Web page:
The Baltimore Museum of Art (BMA) has commissioned a major new work by internationally acclaimed artist Tomás Saraceno for an exhibition that has transformed the visitor experience of the museum. Tomás Saraceno: Entangled Orbits brings together a group of fascinating sculptural works by the Argentinian artist and trained architect who draws inspiration from structures of the natural world—clouds, bubbles, and spider webs.
The centerpiece of the exhibition is Entangled Orbits, which combines clusters of iridescent-paneled modules suspended within a net of strings reminiscent of a spider web that was woven on-site across a two-story open area in the East Lobby.
This work is accompanied by three installations in the European Art galleries: an elaborate sculptural spider web made by two species of spiders and encased in a dramatically lit suspended vitrine, abstract sculptures that recall planetary systems and early 20th century modernist design, and a complex installation of suspended iridescent inflatables anchored with a web of strings that visitors navigate through in the gallery.
“Entangled Orbits demonstrates the museum’s commitment to presenting work by living artists in public spaces and the idea that art should be the first thing you see when you enter the museum and the last thing as you leave,” said BMA Dorothy Wagner Wallis Charitable Trust Director Christopher Bedford. “This commission is the first bold expression of that commitment.”
“Tomás Saraceno, his studio team, and an expert group from the BMA have spent many hours developing a highly complex and fascinating series of installations that has transformed a number of the museum’s spaces in thoroughly unexpected ways,” said BMA Senior Curator of Contemporary Art Kristen Hileman.
“The result is sculptural environments that immerse visitors in a magical combination of art, architecture, and science.” Tomás Saraceno: Entangled Orbits is sponsored by the Richard C. von Hess Foundation. Additional support is provided by Joanne Gold and Andrew Stern.
Berlin-based artist Tomás Saraceno (b. 1973, Argentina) takes inspiration in the adaptability, integrity, and beauty of such natural formations as molecular chains, clouds, and spider webs. He creates drawings, sculptures, and site-specific installations that apply these natural structures to the problem of developing alternative constructions for living that would enable humans to more responsively and responsibly inhabit the planet.
Although grounded in science and observation, Saraceno’s vision is expansive, including a strong sense of aesthetics and an openness to utopian solutions. His work has been exhibited at The Metropolitan Museum of Art; the Grand Palais, Paris; the NTU Centre for Contemporary Art Singapore; and many other venues around the world.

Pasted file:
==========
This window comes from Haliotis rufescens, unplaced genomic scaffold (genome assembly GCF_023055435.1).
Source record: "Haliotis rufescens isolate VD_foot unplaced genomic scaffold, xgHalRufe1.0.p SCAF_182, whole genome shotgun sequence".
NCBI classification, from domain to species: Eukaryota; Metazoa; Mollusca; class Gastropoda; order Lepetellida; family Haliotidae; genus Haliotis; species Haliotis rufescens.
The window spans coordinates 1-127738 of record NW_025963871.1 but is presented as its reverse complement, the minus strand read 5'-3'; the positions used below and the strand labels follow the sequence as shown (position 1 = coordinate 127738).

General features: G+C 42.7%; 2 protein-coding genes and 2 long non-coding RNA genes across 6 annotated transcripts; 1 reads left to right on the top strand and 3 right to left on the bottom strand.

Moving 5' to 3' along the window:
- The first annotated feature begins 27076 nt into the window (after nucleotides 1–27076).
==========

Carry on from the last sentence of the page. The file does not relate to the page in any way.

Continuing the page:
The artist has participated in the International Space Studies Program at NASA’s Ames Research Center and held residencies at Centre National d’Études Spatiales in Paris and MIT’s Center for Art, Science & Technology. In 2009, he presented a major installation at the 53rd Venice Biennale and was awarded the prestigious Calder Prize.
Saraceno’s work is found in the collections of The Museum of Modern Art, New York; the San Francisco Museum of Modern Art; and the Walker Art Center, Minneapolis; among other distinguished institutions. He is also a pioneer in scanning, reconstructing, and reimagining spider webs and possesses the only three-dimensional spider web collection in existence
Founded in 1914, The Baltimore Museum of Art is a major cultural destination recognized for engaging diverse audiences through dynamic exhibitions and innovative educational and community outreach programs. The BMA’s internationally renowned collection of 95,000 objects encompasses more than 1,000 works by Henri Matisse anchored by the famed Cone Collection of modern art, as well as one of the nation’s finest holdings of prints, drawings, and photographs.
The galleries showcase an exceptional collection of art from Africa; important works by established and emerging contemporary artists; outstanding European and American paintings, sculpture, and decorative arts; significant artworks from China; ancient Antioch mosaics; and exquisite textiles from around the world.
The 210,000-square-foot museum is also distinguished by a grand historic building designed in the 1920s by renowned American architect John Russell Pope and two beautifully landscaped gardens featuring an array of 20th-century sculpture.
The BMA is located in Charles Village, three miles north of the Inner Harbor, and is adjacent to the main campus of Johns Hopkins University. General admission to the BMA is free so that everyone can enjoy the power of art.